Soon, thousands of Jewish teens will arrive to their home communities, having spent an amazing immersive experience in a Jewish summer camp. These teens, armed with new enthusiasm for Jewish life, should be able to transition successfully into their Jewish life at home, sharing their experiences with peers, their families, the synagogue, and maybe even the Jewish community as a whole.

Summer camp is exhilarating for our Jewish teens. For most, living Judaism 24/7 and not as an ‘add-on’ like Hebrew school, is a powerful experience for them.  For example, Shabbat at camp is a communal affair, with everyone in the camp community living on the same page. Each week has the rhythm of Shabbat, with the pace at week’s end picking up in a flurry of activity; frenzied preparations of personal and communal cleaning that peak before sundown on Friday night. Daily schedules then ease into a newly relaxed pace of free time and socializing that ends on Saturday night. This arc of Friday to Saturday night is a palpably different feeling than the rest of the week.

A Jewish Bubble That is Alive and Vibrant

At camp, teens are socializing in a Jewish world surrounded by staff and friends who are all Jewish and who are making a commitment to be together, living Judaism, for several weeks. The passion for living a Jewish life can’t be duplicated—there are just too many factors that make that impossible (that’s why many Jewish Federations around the country and the Foundation for Jewish camping are trying to get our kids to go there).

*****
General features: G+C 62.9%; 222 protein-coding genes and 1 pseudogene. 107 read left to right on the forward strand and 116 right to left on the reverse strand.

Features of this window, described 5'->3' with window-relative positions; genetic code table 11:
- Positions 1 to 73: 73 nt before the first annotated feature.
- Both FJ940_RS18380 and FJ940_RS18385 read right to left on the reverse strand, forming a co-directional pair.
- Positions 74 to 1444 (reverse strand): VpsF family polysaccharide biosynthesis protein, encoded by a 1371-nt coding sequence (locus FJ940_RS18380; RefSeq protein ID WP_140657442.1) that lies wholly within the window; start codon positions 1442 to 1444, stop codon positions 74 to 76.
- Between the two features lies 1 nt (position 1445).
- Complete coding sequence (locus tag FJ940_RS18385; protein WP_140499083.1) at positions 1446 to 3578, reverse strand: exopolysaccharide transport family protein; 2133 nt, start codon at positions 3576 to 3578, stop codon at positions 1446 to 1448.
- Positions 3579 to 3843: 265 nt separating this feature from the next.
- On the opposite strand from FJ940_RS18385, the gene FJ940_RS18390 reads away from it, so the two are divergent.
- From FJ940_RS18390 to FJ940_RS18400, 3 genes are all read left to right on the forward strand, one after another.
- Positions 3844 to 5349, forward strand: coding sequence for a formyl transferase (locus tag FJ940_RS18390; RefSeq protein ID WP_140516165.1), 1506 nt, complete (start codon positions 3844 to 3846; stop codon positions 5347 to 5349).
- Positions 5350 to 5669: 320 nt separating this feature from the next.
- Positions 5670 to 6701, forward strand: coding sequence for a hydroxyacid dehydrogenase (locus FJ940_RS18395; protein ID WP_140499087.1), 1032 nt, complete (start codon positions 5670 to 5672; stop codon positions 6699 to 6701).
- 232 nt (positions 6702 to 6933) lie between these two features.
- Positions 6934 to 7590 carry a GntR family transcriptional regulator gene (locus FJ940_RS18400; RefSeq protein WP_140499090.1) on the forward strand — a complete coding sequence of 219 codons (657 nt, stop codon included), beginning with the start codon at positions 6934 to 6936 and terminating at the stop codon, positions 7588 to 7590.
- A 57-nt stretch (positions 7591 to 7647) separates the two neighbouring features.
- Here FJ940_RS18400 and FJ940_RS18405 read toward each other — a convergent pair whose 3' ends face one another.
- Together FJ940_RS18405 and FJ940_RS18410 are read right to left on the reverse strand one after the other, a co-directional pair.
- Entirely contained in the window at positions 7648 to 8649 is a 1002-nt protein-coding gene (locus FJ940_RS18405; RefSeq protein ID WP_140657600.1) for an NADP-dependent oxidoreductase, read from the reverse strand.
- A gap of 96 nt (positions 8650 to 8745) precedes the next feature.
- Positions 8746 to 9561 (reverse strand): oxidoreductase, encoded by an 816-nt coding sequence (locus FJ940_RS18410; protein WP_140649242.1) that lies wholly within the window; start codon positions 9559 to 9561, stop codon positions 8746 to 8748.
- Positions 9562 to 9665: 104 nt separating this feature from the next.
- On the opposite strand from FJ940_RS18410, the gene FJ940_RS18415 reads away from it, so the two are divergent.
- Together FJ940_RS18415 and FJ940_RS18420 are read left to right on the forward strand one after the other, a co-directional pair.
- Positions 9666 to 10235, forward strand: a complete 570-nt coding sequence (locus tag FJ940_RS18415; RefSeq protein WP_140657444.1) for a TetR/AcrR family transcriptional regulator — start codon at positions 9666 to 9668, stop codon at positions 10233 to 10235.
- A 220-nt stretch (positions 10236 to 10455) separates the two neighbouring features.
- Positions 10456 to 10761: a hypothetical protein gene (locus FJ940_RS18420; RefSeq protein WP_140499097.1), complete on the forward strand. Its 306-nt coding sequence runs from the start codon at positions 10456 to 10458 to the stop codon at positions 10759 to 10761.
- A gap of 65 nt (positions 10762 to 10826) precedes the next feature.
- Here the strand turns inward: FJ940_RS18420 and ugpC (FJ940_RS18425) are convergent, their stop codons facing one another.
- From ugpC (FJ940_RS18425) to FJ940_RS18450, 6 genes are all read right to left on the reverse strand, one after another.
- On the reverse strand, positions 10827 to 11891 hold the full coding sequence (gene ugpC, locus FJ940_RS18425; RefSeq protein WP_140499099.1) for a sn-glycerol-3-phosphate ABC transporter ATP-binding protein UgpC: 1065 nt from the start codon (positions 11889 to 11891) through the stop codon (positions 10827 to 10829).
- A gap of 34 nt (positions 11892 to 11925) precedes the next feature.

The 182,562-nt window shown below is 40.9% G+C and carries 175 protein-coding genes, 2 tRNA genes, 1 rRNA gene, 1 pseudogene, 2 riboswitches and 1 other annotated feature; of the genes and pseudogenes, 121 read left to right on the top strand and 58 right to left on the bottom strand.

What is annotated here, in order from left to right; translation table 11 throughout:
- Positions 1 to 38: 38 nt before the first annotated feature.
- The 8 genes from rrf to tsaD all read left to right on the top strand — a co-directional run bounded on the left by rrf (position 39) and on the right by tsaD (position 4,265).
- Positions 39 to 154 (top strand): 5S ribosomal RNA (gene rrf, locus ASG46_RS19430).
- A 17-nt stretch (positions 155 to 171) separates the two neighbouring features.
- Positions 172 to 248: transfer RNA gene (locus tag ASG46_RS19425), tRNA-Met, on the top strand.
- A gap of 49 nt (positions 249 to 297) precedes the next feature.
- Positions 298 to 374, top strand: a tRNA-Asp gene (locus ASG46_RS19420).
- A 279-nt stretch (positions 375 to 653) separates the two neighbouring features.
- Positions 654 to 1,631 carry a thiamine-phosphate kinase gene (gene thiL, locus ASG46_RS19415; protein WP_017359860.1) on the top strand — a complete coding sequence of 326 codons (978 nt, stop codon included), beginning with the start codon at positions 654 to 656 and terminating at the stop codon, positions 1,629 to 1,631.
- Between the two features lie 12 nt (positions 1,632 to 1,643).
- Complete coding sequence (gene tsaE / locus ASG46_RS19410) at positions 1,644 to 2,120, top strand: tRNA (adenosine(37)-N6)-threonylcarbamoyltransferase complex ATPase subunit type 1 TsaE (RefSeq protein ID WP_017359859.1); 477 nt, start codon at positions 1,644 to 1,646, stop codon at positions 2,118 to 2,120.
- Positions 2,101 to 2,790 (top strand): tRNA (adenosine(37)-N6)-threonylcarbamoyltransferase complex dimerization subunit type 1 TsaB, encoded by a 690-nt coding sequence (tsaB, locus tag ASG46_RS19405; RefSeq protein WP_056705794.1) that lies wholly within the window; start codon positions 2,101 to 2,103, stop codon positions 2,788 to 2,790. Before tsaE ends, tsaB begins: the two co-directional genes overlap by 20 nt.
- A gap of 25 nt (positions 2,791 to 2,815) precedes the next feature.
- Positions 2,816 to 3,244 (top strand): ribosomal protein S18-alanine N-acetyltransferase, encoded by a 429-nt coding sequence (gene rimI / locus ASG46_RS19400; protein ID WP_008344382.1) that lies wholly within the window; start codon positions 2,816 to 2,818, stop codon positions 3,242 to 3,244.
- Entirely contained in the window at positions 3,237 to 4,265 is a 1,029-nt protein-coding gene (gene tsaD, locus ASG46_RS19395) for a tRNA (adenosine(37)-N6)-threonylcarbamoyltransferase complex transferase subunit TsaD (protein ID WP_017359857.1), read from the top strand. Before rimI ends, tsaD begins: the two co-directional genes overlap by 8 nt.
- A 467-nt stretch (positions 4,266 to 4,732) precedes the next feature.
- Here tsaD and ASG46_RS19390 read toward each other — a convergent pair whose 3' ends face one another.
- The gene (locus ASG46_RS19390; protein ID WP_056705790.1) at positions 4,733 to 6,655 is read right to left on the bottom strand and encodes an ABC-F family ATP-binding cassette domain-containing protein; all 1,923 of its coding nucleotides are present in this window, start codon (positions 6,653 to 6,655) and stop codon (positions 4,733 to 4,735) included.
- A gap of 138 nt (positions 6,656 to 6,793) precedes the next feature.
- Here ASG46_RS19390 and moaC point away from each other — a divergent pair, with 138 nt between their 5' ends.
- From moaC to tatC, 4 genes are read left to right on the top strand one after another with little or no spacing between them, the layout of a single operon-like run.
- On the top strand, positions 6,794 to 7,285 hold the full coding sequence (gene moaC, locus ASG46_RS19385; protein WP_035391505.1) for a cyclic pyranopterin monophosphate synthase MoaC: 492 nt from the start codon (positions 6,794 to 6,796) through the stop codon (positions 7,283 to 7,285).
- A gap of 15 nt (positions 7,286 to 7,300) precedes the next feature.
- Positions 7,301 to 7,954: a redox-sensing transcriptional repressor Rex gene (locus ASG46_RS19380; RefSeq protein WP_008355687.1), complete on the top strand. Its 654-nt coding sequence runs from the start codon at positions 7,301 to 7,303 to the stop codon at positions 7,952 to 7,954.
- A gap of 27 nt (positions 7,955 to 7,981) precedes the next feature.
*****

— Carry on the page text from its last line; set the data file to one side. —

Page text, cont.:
So, Jewish teens spend the summer being energized about a Judaism that is alive, pulsing, vibrant, and changeable and at summer’s end have a decidedly different experience.  At home, the pace of the weekly arc is gone for the most part, unless campers live in a Shabbat-observant home. They may or may not miss any restrictions they’ve had (electronic fasts in some places) but they will miss the natural rhythm that the week holds.  Their home friends won’t have a clue what they’ve experienced, and neither will you, as parents, if you haven’t experienced it. They no longer live in a community of like-minded teens.

Why should we make teens wait all year long to experience these same feelings again?

When Teens Return Home

Most teens returning to ‘normal’ life after camp don’t experience a transition between these two worlds. Instead, there is a disturbing disconnect as they see huge differences between the summer months and practices at home and the synagogue during the year, which is like going from one entirely different cultural experience to another.

We can look at ways to maximize their experiences and make sure that the energy is captured, and create more of a seamless transition.  There may be programs working on this, like youth groups that connect campers during the year, but not all groups function in that way or are successful in that effort.